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158 Western American Literature True Grit. By Charles Portis. (New York: Simon and Schuster, 1968. 224 pages. $4.95.) True Grit, Charles Portis’ second novel, is an important contribution to the genre of the western novel. This is so primarily because it is what might be called a “reader’s” novel. That is, it is not only enjoyable—and fast-moving—to read, but it is also satirically believable as well. The novel succeeds, very early, in convincing the reader that it actually was written by its protagonist-narrator, Mattie Ross—a sixty-five year old spinster, missing one arm from the very adventure she is recounting, who is managing a bank in a small town in Arkansas. Portis’ command of the rhetorical equipage necessary to convince the reader so completely of Mattie's authenticity is formidable indeed. In order to establish that Mattie is the writer, as well as the narrator and central character of the novel, he allows for her very personality to be revealed so completely that, before he is one quarter through the work, the reader feels as though he both knows, and likes, Mattie Ross. The reader accepts Mattie Ross both as writer-narrator and as a plausible character. She comes to life for the reader, partly because she is full of human faults. The important thing, however, is that these faults are precisely suited to a sixty-five year old spinster recalling her memories of the most exciting time in her life; the time she set out to avenge the death of her father at the hands of Tom Chaney—a no-good, a lout, and a scoundrel. Mattie’s faults are precisely those one expects to find in a woman of her age and temperament; she is petulant, she is “rock-ribbed religious,” she is self-righteous, she is highly moral (although the only activity she really finds immoral is sexual), and she is firmly and completely convinced that when she kills Tom Chaney it will be because God has directed her to him and helped her to hold the gun. In short, she is a delightful old woman, as she writes about her life fifty years earlier. Moreover, the young Mattie, almost—but not quite—a different character than her aging narrator-self, possesses exactly the characteristics that one would expect to find in a frontier girl who has been taught to “trust in God and everything will come out right.” The young Mattie is headstrong, she is impetuous, she is unafraid of anything except failing in her mission to avenge the death of her father. She is crafty, shrewd, and a careful business-woman. In short, she possesses all the “frontier virtues” so long associated with the protagonists of western novels. In Mattie Ross, however, they become ironic. There is just enough hyperbole at work in True Grit to provide the irony Portis seeks, but it is restrained enough to avoid becoming grotesque. For this reason, the reader sees the novel as meaningful as well as funny, or satirical. Mattie, in fact, seems to be everything the “hero” of a western novel should be. The ironic, and significant, difference is that she is not Reviews 159 a twenty-five or thirty year old man—cowboy, sheriff, or miner. She is a little girl, so her "frontier virtues” are ironic. In addition to providing the reader with such delightful, and believable, characters as the elder and the younger Mattie Ross, Portis provides at least two other characters who satirize the stereotype western novel. They do so with respect rather than maliciousness, however. These two characters are Rueben “Rooster” Cogburn, and a man called, simply, LaBoef. Each of these is, in his own way, a parody of a “Western Hero.” Rooster Cogburn is fat, in poor physical health, dishonest, a bit cowardly, given to excessive drinking, mean, low, and (in the words of the man who refers Mattie to him as a likely candidate to help her find Tom Chaney) “He is a pitiless man, double-tough, and fear don’t enter into his thinking. He loves to pull a cork.” (p. 23.) Mattie decides he is just the man to help her...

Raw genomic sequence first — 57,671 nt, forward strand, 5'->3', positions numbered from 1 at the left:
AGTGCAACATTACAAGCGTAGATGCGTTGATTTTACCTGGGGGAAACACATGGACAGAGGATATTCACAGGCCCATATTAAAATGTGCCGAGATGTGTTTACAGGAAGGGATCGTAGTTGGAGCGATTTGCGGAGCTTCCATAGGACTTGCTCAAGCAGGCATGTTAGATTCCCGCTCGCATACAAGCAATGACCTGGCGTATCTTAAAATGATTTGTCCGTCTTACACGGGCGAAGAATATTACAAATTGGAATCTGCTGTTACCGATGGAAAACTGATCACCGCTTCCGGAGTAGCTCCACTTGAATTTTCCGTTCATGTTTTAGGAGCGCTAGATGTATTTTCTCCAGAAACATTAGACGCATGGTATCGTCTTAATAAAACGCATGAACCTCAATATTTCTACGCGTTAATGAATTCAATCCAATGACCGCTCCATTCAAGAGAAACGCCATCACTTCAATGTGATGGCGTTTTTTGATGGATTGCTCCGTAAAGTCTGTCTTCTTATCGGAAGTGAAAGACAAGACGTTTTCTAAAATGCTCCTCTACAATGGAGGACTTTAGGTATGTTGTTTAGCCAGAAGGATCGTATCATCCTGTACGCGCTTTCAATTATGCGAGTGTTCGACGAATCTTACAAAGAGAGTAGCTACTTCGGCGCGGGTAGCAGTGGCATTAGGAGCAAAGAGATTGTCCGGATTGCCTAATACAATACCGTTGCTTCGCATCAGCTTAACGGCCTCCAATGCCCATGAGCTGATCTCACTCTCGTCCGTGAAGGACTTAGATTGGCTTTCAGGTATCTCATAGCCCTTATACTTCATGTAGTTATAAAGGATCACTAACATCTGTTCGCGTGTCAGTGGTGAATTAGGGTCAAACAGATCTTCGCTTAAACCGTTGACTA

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pp. 158-159
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